flashinthepan

assorted ramblings of the flashman...

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Marketing: The Big Sneeze

Our Marketing Manager at work is on maternity leave right now, so I’ve been handling a bit of the marketing while she is away. I came across a very interesting SlideShare presentation this morning that has some great information about how BrandYourself got from an idea in a dorm room with no marketing budget and no resources to 9 full-time employees with 150,000 customers. They hit a tipping point in which they gained 60,000 users in 60 hours.

It was a very timely presentation as I have been reading a really great book by Seth Godin entitled, Unleasing the Ideavirus. It really helped reinforce what I have been reading and gave me some new thoughts on how to proceed with some new ideas.

If you are looking for some ideas on how to get your message out there check out the slide presentation from BrandYourself and the book by Seth Godin at the link above.

Boat Trailer Blues

Yesterday my family and I went to the Dickson Dam Reservoir for Keilan’s second birthday party. We’d purchased an old boat from my brother last year, but it needed a little engine work. We finally had it fixed and were excited to try it out. The only thing that sat heavy like a lump in my stomach was the thought of the dreaded boat launch and backing up the trailer with a whole bunch of people waiting on me and watching.

I have very little experience backing up with a trailer and I knew I should have practised more. We got to the lake and I was happy to see that there was almost no one there. I thought to myself, “This might not be so bad.” With no one waiting on me, I can take my time. We got the boat prepped to launch, and by that time there were a couple vehicles in line to launch their boats. We got in line and by the time it was my turn, there must have been ten vehicles behind me. The lump in my stomach became a lead brick.

I started to panic a little bit inside. I tried to back up the trailer too quickly and it did not go well. After my third attempt, someone in line behind me came up and asked if I needed some help. I said, “That would be great,” and he patiently came alongside me and walked me through backing the trailer down the launch.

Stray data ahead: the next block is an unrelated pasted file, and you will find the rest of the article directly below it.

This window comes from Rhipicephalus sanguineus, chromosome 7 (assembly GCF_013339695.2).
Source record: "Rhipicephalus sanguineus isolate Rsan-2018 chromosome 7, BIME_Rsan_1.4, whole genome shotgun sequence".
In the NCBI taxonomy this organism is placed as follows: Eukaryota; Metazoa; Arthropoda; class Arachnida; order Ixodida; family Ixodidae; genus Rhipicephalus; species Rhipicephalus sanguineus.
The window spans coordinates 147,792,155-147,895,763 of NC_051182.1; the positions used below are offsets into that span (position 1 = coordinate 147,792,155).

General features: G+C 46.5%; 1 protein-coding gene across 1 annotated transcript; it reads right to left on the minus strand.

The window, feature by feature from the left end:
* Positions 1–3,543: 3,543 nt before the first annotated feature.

I decided right then that I was not going to pull that boat out of the water until after every last trailer was gone from the parking lot. That way I’d have lots of time and no pressure.

We had a great day at the beach with a couple other families. My plan of waiting until everyone else left was coming along nicely until the thunderstorm started to build in the West. The thought of five kids on the beach or sitting in their seats in the van during a thunderstorm while I waited on all the other boats to leave wasn’t a good one. I waited as long as I could, but the wind and the waves came up quickly and we finally had to get the car in line to pull the boat out of the water.

Backing the empty trailer down was even worse. I tried to go slower this time, but I couldn’t see the trailer out the back window. Again, I knew I should have practised in an empty parking lot before we went out. After a number of failed attempts, another person from the line behind us came and helped me get the trailer down the ramp.

I’ve learned my lesson. Never again until I practice, practice, practice!

Trust Guard and X-Cart: A Sweet Combination

I’ve been working with X-Cart shopping cart software for just over 6 years now and I still have to say that it’s my favorite cart package. Although it took a little time to learn the ins and outs of it at first, with the full source code available, the customization options are pretty much endless, limited only by your skill with php or your budget to have mods built for you by a developer.

Over the years, I’ve tried many add-ons to the base cart software to try and improve conversion rates including more than one trust logo. A trust logo is supposed to make the customer more at ease letting them know that you’ve taken steps to ensure that their credit card information is secure. That being said, you’d think that one trust logo is as good as another. I can now say definitively that this is not the case.

All trust logos are not created equal. I came across Trust Guard in the X-Cart user forums a number of months ago. They made a claim to increase your conversion rate or get double your money back. This was quite a bold offer and they had a 60 day free trial, so I thought I’d take them up on it and try them out. I was not disappointed.

Our site’s conversion rate increased by 20% within a very short time of implementing the Trust Guard seal within X-Cart. As an added bonus, their PCI scanning service is very thorough and provides a report in quite a nice format.

All in all, the addition of the Trust Guard seal to our X-Cart store was money well invested. Trust Guard and X-Cart really is a sweet combination!

3D Acceleration in VMware with Intel Graphics